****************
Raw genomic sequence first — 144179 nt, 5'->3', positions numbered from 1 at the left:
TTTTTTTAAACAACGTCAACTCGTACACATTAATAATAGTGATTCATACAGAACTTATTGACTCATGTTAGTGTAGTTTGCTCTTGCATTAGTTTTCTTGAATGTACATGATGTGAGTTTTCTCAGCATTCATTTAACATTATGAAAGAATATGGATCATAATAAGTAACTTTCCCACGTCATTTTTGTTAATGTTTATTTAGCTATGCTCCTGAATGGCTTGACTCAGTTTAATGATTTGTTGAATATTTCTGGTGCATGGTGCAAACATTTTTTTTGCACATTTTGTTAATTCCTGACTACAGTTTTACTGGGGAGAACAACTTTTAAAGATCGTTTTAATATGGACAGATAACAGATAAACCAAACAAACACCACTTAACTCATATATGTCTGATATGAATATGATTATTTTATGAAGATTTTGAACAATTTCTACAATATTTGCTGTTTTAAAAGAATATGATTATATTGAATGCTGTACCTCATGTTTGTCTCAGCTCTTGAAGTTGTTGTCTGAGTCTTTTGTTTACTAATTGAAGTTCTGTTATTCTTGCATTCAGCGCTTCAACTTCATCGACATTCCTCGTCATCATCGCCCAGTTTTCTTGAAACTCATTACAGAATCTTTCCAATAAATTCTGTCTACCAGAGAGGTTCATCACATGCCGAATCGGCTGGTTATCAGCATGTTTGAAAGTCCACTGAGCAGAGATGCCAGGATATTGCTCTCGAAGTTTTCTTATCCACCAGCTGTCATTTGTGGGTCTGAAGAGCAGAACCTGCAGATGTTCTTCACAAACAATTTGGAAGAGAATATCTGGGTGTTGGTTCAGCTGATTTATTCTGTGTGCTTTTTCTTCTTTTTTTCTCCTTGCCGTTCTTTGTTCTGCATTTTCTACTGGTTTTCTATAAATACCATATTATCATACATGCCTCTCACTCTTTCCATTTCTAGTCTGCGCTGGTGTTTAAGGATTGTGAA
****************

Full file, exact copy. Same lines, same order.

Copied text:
Raw genomic sequence first — 144179 nt, 5'->3', positions numbered from 1 at the left:
TTTTTTTAAACAACGTCAACTCGTACACATTAATAATAGTGATTCATACAGAACTTATTGACTCATGTTAGTGTAGTTTGCTCTTGCATTAGTTTTCTTGAATGTACATGATGTGAGTTTTCTCAGCATTCATTTAACATTATGAAAGAATATGGATCATAATAAGTAACTTTCCCACGTCATTTTTGTTAATGTTTATTTAGCTATGCTCCTGAATGGCTTGACTCAGTTTAATGATTTGTTGAATATTTCTGGTGCATGGTGCAAACATTTTTTTTGCACATTTTGTTAATTCCTGACTACAGTTTTACTGGGGAGAACAACTTTTAAAGATCGTTTTAATATGGACAGATAACAGATAAACCAAACAAACACCACTTAACTCATATATGTCTGATATGAATATGATTATTTTATGAAGATTTTGAACAATTTCTACAATATTTGCTGTTTTAAAAGAATATGATTATATTGAATGCTGTACCTCATGTTTGTCTCAGCTCTTGAAGTTGTTGTCTGAGTCTTTTGTTTACTAATTGAAGTTCTGTTATTCTTGCATTCAGCGCTTCAACTTCATCGACATTCCTCGTCATCATCGCCCAGTTTTCTTGAAACTCATTACAGAATCTTTCCAATAAATTCTGTCTACCAGAGAGGTTCATCACATGCCGAATCGGCTGGTTATCAGCATGTTTGAAAGTCCACTGAGCAGAGATGCCAGGATATTGCTCTCGAAGTTTTCTTATCCACCAGCTGTCATTTGTGGGTCTGAAGAGCAGAACCTGCAGATGTTCTTCACAAACAATTTGGAAGAGAATATCTGGGTGTTGGTTCAGCTGATTTATTCTGTGTGCTTTTTCTTCTTTTTTTCTCCTTGCCGTTCTTTGTTCTGCATTTTCTACTGGTTTTCTATAAATACCATATTATCATACATGCCTCTCACTCTTTCCATTTCTAGTCTGCGCTGGTGTTTAAGGATTGTGAA